Sent to investigate a payroll robbery, Marshall Rocky meets his old friends Ken, Eddie, and Max. He has the serial numbers and when Pop puts on his medicine show they get one of the bills. ... See full summary »

Director:

(as Robert Emmett)
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Cast

Cast overview, first billed only:
...
...
Gene Alsace ...
Marshal Rocky Camron (as Rocky Camron)
...
Elmer ...
Elmer Sneezeweed - Max's Dummy
...
Marshal Taylor (as Glen Strange)
...
Ann Martin
Robert McKenzie ...
Pop Martin (as Bob McKenzie)
...
Jim Sorrell (as Chas. King)
...
Tip
Al Ferguson ...
Red
Dan White ...
Bronco
Fred Gildart ...
Sleepy - Doc's Assistant
Jerry Shields ...
Tex
John Bridges ...
Sheriff Brent
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Storyline

Sent to investigate a payroll robbery, Marshall Rocky meets his old friends Ken, Eddie, and Max. He has the serial numbers and when Pop puts on his medicine show they get one of the bills. This enables Ken to see through Sorrell's scheme that threw the blame on an innocent rancher and he sets out to prove it. Written by Maurice VanAuken <mvanauken@a1access.net>

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Taglines:

UNFORGETTABLY THRILLING! (1947 reissue poster)

Genres:

Western

Certificate:

Approved | See all certifications »
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Details

Country:

Language:

Release Date:

1 December 1944 (USA)  »

Also Known As:

White Stallion  »

Company Credits

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Technical Specs

Runtime:

Sound Mix:

Aspect Ratio:

1.37 : 1
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Did You Know?

Trivia

The earliest documented telecast of this film in the Los Angeles area was scheduled to take place Tuesday 6 January 1948 on KTLA (Channel 5), but the fact that it was re-scheduled a week later, Tuesday 13 January 1948, implies the first broadcast may not have taken place; its initial telecast in the New York City area occurred Friday 7 July 1948 on WATV (Channel 13). See more »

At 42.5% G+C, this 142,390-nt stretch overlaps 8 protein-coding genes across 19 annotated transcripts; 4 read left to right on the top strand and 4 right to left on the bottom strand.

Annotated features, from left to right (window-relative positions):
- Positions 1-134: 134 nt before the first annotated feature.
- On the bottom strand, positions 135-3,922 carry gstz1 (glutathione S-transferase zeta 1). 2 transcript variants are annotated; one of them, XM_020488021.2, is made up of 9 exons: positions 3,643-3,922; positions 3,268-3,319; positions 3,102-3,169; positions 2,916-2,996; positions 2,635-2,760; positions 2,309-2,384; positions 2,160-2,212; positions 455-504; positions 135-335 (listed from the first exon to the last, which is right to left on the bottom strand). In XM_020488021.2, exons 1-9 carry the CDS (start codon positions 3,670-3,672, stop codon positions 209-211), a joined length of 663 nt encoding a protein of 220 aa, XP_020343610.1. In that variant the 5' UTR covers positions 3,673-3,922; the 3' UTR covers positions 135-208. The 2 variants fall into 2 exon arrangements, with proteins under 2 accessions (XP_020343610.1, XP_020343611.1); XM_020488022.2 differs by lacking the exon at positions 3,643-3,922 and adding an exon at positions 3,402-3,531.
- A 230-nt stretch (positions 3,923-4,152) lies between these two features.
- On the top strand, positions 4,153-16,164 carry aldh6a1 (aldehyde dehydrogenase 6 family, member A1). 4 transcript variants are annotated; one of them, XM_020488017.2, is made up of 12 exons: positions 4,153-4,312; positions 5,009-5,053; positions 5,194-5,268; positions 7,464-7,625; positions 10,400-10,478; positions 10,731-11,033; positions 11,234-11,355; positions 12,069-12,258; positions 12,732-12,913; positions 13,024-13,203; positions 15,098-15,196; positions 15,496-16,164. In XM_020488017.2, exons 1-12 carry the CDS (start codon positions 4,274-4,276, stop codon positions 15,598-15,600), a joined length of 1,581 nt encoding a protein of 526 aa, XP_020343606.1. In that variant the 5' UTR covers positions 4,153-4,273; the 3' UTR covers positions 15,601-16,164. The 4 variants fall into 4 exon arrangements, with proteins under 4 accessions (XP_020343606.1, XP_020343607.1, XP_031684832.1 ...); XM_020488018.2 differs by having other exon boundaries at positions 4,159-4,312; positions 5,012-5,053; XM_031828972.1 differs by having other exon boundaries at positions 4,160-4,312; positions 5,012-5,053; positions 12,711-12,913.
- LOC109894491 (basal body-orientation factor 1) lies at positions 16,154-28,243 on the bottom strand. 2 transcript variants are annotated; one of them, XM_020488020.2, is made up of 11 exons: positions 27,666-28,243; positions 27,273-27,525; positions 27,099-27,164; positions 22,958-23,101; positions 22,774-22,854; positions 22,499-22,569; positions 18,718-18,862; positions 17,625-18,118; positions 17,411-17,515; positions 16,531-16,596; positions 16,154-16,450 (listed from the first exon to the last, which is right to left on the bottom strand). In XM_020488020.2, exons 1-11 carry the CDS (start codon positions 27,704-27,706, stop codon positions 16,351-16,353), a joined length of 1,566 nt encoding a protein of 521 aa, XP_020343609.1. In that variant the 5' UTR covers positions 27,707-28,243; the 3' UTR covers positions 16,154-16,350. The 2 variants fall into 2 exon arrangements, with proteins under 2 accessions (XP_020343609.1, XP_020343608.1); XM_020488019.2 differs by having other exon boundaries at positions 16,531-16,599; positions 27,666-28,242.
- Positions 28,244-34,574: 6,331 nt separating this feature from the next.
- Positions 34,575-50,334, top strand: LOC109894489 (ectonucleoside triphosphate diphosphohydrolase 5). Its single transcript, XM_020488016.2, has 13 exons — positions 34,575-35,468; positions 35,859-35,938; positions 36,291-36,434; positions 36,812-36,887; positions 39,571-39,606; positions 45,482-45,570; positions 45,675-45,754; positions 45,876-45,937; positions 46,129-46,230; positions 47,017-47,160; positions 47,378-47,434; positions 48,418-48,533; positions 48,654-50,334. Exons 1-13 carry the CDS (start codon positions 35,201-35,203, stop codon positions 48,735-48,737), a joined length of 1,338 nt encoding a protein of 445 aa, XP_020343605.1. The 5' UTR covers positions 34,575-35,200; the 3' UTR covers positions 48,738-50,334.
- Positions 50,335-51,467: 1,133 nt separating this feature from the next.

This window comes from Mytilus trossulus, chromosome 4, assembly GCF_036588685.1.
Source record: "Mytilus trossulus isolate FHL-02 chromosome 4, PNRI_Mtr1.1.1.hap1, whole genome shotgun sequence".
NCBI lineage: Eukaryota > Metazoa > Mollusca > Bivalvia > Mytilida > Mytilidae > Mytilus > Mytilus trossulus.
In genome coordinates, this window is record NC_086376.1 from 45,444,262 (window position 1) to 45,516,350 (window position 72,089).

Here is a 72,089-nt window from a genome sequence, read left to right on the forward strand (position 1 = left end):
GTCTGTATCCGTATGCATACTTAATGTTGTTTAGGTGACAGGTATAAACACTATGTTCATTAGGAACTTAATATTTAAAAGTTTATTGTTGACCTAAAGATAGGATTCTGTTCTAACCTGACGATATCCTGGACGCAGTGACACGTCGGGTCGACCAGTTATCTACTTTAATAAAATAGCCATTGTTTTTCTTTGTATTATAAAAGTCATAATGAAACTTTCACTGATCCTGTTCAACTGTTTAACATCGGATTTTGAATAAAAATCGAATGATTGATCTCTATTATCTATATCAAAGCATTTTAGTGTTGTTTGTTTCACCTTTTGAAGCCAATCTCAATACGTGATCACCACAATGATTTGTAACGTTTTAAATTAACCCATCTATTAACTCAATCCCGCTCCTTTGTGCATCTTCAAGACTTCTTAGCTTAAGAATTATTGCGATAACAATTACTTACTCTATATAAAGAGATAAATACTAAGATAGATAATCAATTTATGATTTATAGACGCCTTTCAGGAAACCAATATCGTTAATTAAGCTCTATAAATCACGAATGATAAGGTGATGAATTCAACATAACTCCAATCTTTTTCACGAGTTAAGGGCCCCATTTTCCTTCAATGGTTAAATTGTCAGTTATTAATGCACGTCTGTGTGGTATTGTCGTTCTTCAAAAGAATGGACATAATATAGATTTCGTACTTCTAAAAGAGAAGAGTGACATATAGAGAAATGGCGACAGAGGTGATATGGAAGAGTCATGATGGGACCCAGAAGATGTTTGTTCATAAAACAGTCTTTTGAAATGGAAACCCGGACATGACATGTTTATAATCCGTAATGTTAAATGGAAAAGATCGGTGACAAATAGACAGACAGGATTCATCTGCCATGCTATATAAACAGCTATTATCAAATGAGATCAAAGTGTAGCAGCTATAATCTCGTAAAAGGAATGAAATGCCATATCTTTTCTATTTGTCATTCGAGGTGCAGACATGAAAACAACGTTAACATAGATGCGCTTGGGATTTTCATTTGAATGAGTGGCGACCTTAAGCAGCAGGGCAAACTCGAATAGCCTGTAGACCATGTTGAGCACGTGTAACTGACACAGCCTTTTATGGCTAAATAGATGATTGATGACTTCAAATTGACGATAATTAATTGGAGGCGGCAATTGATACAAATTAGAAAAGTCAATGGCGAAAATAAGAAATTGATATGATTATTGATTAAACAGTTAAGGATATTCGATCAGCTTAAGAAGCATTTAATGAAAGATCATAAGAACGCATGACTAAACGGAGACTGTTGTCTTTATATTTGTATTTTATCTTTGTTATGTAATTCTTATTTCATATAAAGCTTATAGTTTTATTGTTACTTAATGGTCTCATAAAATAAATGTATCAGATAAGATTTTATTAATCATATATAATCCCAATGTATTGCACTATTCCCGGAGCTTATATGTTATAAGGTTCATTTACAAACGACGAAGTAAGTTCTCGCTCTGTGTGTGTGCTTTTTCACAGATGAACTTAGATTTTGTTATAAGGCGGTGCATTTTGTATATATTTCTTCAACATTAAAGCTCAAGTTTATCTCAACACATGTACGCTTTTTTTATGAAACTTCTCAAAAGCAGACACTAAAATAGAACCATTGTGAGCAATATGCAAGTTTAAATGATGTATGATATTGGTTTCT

Connections

Referenced in Planet X: Episode #2.2 (2006) See more »

Soundtracks

Down Harmony Trail
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User Reviews

 
Lot of fun with ol' pro Ken Maynard and a young Ruth Roman

Ken Maynard even does rope tricks in a story that had been used earlier by John Wayne in "Paradise Canyon."

Wayne's character was also a sharp shooter, as is Maynard's, but the Duke didn't do rope tricks.

Nor in the Duke's version was there an Eddie Dean to sing, nor Max Terhune with his puppet (sometimes referred to as ventriloquist's dummy) Elmer.

Never mind: It's a good enough plot device to get the story moving, and different enough in the two movies not to matter the least little bit.

Even more surprising than Maynard's doing rope tricks -- a surprise to this viewer who obviously needs to learn more about Ken Maynard movies

  • - was a very young Ruth Roman's appearing in a B western. She even


does a little dance!

Many a budding star, such as Rita Hayworth and Jennifer Jones (using different names), began in B westerns, but it was a surprise to me, again, to see Miss Roman. She would be acting 45 more years after this.

Some of the classic western performers are in "Harmony Trail," including Glenn Strange and Charles King, along with Bud Osborne and John Cason.

Nothing new, perhaps, but the very good cast is well directed in a good story. I recommend "Harmony Trail."


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